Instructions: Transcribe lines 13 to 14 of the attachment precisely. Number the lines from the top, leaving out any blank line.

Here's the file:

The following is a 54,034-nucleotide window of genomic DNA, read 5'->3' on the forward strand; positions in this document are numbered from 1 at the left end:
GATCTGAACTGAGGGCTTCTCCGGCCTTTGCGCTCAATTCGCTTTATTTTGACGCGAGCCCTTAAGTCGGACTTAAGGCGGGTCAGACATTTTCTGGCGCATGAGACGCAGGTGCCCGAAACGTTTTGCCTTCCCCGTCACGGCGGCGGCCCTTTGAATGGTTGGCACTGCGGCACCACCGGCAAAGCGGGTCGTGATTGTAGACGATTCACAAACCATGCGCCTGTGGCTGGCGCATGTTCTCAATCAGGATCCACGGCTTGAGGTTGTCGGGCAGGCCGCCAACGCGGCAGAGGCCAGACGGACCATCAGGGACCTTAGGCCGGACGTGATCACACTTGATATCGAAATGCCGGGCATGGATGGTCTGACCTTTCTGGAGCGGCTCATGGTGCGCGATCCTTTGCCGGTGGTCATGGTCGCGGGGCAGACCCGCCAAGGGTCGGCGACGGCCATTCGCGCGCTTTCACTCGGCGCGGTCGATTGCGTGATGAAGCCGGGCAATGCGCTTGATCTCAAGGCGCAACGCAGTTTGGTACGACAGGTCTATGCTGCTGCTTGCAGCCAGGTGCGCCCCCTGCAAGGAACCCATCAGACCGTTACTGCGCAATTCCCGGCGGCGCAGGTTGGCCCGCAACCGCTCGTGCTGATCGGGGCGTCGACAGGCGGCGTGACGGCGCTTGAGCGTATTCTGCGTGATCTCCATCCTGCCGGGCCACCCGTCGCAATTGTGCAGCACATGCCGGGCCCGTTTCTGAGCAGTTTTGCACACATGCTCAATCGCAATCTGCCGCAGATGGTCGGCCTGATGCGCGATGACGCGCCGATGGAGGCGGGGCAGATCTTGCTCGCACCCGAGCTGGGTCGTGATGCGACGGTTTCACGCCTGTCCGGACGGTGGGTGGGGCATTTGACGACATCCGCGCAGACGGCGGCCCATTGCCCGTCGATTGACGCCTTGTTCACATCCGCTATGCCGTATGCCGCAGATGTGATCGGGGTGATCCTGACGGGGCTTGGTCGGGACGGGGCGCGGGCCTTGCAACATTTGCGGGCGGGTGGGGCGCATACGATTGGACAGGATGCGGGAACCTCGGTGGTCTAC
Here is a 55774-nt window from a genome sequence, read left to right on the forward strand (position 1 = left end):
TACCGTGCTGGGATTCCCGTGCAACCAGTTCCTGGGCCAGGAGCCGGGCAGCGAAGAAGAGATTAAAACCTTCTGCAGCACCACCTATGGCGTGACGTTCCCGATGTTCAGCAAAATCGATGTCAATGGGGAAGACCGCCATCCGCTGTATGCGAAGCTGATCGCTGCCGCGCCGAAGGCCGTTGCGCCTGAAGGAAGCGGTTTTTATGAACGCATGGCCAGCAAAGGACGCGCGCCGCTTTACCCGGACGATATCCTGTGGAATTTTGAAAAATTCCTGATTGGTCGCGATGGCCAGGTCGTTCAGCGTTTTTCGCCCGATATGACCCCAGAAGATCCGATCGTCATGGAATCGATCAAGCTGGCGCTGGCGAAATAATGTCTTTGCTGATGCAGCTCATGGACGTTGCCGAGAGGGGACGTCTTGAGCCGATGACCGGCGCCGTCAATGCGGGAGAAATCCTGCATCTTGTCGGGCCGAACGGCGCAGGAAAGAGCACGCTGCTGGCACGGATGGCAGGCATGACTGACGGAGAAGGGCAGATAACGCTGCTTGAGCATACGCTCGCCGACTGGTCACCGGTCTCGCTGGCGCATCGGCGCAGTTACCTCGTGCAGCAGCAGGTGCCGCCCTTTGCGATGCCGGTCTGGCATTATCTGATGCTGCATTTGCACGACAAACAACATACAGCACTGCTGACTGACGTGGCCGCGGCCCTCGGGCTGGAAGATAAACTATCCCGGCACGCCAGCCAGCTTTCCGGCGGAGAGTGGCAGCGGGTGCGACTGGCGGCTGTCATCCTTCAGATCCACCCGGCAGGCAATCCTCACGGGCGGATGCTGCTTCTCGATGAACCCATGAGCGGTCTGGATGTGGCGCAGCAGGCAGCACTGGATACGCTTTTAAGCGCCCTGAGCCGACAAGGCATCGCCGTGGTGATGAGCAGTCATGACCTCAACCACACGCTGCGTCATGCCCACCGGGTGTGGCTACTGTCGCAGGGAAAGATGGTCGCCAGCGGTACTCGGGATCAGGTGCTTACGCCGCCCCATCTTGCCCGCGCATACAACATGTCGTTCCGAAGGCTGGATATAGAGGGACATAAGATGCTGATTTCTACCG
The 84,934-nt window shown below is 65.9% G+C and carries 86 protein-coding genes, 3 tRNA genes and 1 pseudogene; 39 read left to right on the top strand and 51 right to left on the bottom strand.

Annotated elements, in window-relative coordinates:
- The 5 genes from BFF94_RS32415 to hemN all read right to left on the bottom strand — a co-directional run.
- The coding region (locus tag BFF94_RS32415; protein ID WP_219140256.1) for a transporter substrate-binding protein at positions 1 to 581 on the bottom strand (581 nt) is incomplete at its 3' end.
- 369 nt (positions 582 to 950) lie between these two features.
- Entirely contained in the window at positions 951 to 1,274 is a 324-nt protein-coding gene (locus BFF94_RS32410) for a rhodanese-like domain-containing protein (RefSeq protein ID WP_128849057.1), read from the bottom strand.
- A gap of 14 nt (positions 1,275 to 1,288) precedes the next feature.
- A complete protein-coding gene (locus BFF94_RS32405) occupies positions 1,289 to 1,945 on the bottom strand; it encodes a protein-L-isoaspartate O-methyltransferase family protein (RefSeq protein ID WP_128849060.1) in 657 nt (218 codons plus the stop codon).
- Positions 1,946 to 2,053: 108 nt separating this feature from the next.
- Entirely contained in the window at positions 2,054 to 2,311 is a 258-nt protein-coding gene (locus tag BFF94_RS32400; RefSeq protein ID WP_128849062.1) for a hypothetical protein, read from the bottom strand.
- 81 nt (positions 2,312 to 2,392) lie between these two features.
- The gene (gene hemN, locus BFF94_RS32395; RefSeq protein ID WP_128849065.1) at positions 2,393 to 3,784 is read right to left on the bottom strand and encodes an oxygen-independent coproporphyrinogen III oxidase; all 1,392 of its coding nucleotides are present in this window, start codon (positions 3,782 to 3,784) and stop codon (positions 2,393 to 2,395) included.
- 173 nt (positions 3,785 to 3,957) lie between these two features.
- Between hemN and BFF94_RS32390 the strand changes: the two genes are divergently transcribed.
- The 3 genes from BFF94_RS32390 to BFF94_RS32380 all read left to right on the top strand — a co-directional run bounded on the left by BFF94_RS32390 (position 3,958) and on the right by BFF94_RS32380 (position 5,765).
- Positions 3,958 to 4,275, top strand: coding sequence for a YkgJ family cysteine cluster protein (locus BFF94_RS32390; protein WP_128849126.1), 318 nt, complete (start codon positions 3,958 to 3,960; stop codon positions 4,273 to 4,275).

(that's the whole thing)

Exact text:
- Positions 1,946 to 2,053: 108 nt separating this feature from the next.
- Entirely contained in the window at positions 2,054 to 2,311 is a 258-nt protein-coding gene (locus tag BFF94_RS32400; RefSeq protein ID WP_128849062.1) for a hypothetical protein, read from the bottom strand.